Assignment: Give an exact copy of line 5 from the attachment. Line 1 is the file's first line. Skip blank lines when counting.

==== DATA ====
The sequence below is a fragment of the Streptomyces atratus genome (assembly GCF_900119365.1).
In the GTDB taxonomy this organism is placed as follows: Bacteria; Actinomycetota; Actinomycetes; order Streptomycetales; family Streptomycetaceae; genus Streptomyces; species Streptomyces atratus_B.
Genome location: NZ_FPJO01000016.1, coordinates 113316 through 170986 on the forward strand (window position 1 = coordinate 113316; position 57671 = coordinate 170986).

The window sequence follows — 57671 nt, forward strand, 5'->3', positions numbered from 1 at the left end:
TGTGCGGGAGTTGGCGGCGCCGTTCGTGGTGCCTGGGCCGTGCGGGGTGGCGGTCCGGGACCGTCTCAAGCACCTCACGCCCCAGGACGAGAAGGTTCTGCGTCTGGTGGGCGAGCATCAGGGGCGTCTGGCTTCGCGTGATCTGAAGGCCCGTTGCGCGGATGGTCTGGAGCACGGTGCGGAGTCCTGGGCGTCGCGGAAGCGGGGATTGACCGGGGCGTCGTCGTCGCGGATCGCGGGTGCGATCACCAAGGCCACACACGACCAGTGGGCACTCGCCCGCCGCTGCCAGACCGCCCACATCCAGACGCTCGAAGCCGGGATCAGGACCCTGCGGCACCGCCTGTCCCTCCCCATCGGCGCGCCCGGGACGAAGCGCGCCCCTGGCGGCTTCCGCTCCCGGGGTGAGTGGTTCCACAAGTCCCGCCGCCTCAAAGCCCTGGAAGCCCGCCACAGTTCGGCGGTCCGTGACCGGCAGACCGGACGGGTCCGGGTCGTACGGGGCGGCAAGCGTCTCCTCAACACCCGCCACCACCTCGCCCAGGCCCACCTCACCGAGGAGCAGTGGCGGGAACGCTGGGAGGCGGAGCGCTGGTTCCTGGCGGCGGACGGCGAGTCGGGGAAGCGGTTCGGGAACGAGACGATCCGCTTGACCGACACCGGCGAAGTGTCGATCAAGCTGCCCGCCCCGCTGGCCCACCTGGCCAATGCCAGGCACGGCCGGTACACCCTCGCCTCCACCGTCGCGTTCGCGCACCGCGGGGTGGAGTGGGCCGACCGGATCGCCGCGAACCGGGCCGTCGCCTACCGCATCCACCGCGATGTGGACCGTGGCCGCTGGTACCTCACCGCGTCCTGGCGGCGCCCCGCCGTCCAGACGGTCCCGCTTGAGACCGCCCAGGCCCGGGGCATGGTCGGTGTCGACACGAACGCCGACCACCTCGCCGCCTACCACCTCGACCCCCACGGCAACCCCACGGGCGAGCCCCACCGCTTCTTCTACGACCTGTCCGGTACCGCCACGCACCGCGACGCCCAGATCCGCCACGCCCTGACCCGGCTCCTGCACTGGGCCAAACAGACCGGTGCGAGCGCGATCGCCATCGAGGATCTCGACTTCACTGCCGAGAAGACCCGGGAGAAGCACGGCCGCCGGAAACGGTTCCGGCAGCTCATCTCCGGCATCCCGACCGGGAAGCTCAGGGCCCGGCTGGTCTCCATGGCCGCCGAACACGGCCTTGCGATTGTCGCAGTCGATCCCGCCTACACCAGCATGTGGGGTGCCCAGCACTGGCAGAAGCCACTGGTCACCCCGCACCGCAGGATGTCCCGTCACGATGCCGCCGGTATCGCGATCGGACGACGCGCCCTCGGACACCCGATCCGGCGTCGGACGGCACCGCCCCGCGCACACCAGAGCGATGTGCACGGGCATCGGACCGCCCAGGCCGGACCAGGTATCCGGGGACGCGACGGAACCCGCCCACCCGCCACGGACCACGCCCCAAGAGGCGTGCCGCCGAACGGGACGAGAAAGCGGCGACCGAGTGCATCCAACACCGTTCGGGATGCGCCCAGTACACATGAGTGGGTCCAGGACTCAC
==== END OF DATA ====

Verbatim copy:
TGTGCGGGAGTTGGCGGCGCCGTTCGTGGTGCCTGGGCCGTGCGGGGTGGCGGTCCGGGACCGTCTCAAGCACCTCACGCCCCAGGACGAGAAGGTTCTGCGTCTGGTGGGCGAGCATCAGGGGCGTCTGGCTTCGCGTGATCTGAAGGCCCGTTGCGCGGATGGTCTGGAGCACGGTGCGGAGTCCTGGGCGTCGCGGAAGCGGGGATTGACCGGGGCGTCGTCGTCGCGGATCGCGGGTGCGATCACCAAGGCCACACACGACCAGTGGGCACTCGCCCGCCGCTGCCAGACCGCCCACATCCAGACGCTCGAAGCCGGGATCAGGACCCTGCGGCACCGCCTGTCCCTCCCCATCGGCGCGCCCGGGACGAAGCGCGCCCCTGGCGGCTTCCGCTCCCGGGGTGAGTGGTTCCACAAGTCCCGCCGCCTCAAAGCCCTGGAAGCCCGCCACAGTTCGGCGGTCCGTGACCGGCAGACCGGACGGGTCCGGGTCGTACGGGGCGGCAAGCGTCTCCTCAACACCCGCCACCACCTCGCCCAGGCCCACCTCACCGAGGAGCAGTGGCGGGAACGCTGGGAGGCGGAGCGCTGGTTCCTGGCGGCGGACGGCGAGTCGGGGAAGCGGTTCGGGAACGAGACGATCCGCTTGACCGACACCGGCGAAGTGTCGATCAAGCTGCCCGCCCCGCTGGCCCACCTGGCCAATGCCAGGCACGGCCGGTACACCCTCGCCTCCACCGTCGCGTTCGCGCACCGCGGGGTGGAGTGGGCCGACCGGATCGCCGCGAACCGGGCCGTCGCCTACCGCATCCACCGCGATGTGGACCGTGGCCGCTGGTACCTCACCGCGTCCTGGCGGCGCCCCGCCGTCCAGACGGTCCCGCTTGAGACCGCCCAGGCCCGGGGCATGGTCGGTGTCGACACGAACGCCGACCACCTCGCCGCCTACCACCTCGACCCCCACGGCAACCCCACGGGCGAGCCCCACCGCTTCTTCTACGACCTGTCCGGTACCGCCACGCACCGCGACGCCCAGATCCGCCACGCCCTGACCCGGCTCCTGCACTGGGCCAAACAGACCGGTGCGAGCGCGATCGCCATCGAGGATCTCGACTTCACTGCCGAGAAGACCCGGGAGAAGCACGGCCGCCGGAAACGGTTCCGGCAGCTCATCTCCGGCATCCCGACCGGGAAGCTCAGGGCCCGGCTGGTCTCCATGGCCGCCGAACACGGCCTTGCGATTGTCGCAGTCGATCCCGCCTACACCAGCATGTGGGGTGCCCAGCACTGGCAGAAGCCACTGGTCACCCCGCACCGCAGGATGTCCCGTCACGATGCCGCCGGTATCGCGATCGGACGACGCGCCCTCGGACACCCGATCCGGCGTCGGACGGCACCGCCCCGCGCACACCAGAGCGATGTGCACGGGCATCGGACCGCCCAGGCCGGACCAGGTATCCGGGGACGCGACGGAACCCGCCCACCCGCCACGGACCACGCCCCAAGAGGCGTGCCGCCGAACGGGACGAGAAAGCGGCGACCGAGTGCATCCAACACCGTTCGGGATGCGCCCAGTACACATGAGTGGGTCCAGGACTCAC